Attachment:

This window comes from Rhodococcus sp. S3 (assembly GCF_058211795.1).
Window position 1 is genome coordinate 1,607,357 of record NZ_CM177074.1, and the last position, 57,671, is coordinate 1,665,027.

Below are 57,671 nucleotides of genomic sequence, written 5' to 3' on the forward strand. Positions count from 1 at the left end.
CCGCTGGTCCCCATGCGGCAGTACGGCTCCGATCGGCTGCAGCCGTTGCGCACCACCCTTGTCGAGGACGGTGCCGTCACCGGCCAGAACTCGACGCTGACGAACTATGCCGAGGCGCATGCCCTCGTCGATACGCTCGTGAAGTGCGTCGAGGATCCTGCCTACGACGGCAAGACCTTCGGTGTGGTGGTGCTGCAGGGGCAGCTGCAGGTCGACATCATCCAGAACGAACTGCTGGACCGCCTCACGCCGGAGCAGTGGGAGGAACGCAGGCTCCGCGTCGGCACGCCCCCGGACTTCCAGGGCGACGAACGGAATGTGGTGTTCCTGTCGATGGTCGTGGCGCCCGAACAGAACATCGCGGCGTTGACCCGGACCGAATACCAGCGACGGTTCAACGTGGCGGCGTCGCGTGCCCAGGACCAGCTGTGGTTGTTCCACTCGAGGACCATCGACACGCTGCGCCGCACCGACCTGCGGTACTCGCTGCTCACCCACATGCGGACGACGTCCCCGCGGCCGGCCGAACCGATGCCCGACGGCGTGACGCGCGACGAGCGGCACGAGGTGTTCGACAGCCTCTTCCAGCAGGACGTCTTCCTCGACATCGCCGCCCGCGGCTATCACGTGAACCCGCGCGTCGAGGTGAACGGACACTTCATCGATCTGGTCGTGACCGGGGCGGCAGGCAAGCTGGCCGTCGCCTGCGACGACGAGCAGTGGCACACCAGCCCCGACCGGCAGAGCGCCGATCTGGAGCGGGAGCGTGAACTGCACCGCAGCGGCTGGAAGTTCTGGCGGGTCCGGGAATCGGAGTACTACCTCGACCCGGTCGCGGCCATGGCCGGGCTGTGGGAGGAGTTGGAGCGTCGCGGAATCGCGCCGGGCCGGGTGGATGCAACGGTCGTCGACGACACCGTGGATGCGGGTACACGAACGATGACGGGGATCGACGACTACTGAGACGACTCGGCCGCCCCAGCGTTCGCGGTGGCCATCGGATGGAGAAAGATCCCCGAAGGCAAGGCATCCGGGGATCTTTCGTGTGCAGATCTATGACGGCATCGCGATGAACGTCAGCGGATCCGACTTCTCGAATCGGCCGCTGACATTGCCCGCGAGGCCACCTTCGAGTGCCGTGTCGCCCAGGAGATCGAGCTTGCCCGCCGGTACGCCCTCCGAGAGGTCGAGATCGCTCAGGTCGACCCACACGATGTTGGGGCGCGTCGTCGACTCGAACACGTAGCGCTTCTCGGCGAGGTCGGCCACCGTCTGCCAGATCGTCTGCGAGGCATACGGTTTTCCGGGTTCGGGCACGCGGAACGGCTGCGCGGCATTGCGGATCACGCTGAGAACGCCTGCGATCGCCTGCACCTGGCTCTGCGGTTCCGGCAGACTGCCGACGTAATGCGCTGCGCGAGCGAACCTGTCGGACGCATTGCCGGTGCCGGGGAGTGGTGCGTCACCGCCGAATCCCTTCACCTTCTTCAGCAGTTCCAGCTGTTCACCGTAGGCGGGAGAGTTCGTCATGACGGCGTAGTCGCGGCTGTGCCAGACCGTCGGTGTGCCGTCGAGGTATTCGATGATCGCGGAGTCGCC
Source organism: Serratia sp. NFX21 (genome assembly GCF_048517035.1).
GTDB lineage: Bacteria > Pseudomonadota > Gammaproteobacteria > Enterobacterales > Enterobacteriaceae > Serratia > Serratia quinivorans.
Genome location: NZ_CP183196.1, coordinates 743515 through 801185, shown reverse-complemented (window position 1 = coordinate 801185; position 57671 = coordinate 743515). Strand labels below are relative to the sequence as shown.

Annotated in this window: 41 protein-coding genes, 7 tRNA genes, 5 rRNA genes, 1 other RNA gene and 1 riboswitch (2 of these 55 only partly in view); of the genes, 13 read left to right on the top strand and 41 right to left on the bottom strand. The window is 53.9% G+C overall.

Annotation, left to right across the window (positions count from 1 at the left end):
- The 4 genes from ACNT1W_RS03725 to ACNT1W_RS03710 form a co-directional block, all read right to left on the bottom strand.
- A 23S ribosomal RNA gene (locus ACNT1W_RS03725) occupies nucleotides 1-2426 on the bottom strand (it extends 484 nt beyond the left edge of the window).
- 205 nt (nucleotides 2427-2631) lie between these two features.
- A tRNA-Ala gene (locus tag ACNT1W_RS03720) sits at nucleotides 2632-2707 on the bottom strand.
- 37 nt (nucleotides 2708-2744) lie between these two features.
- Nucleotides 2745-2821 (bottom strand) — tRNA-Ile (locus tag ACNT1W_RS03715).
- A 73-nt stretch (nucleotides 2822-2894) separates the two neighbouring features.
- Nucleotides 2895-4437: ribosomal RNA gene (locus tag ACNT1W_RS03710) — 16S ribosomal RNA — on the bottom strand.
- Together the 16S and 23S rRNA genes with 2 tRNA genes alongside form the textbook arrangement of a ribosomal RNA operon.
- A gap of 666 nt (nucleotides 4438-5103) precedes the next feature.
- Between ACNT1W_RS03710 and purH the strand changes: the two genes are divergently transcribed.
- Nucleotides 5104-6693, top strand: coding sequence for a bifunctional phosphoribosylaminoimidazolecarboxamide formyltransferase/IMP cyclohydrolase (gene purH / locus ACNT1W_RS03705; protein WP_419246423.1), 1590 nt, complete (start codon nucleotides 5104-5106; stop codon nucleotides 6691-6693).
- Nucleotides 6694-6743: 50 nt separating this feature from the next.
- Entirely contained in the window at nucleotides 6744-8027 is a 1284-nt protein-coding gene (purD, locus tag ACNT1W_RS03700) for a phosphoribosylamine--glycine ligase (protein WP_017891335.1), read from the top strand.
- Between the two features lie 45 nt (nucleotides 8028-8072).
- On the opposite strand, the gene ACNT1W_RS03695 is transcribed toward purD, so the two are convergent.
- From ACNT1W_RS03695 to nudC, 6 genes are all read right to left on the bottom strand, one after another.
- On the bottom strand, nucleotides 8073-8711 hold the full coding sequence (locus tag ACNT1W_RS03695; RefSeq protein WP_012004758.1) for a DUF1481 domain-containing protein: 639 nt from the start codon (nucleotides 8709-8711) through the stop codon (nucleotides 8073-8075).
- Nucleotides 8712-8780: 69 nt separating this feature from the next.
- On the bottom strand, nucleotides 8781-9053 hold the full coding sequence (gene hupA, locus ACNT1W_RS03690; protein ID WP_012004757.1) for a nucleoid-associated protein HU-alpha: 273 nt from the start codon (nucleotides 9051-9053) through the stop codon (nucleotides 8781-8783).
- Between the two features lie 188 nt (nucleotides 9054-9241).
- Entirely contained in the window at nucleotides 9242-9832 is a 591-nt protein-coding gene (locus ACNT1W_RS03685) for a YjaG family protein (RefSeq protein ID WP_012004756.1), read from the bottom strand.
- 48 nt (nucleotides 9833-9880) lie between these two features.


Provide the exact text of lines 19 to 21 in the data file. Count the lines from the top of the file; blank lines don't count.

- A gap of 666 nt (nucleotides 4438-5103) precedes the next feature.
- Between ACNT1W_RS03710 and purH the strand changes: the two genes are divergently transcribed.
- Nucleotides 5104-6693, top strand: coding sequence for a bifunctional phosphoribosylaminoimidazolecarboxamide formyltransferase/IMP cyclohydrolase (gene purH / locus ACNT1W_RS03705; protein WP_419246423.1), 1590 nt, complete (start codon nucleotides 5104-5106; stop codon nucleotides 6691-6693).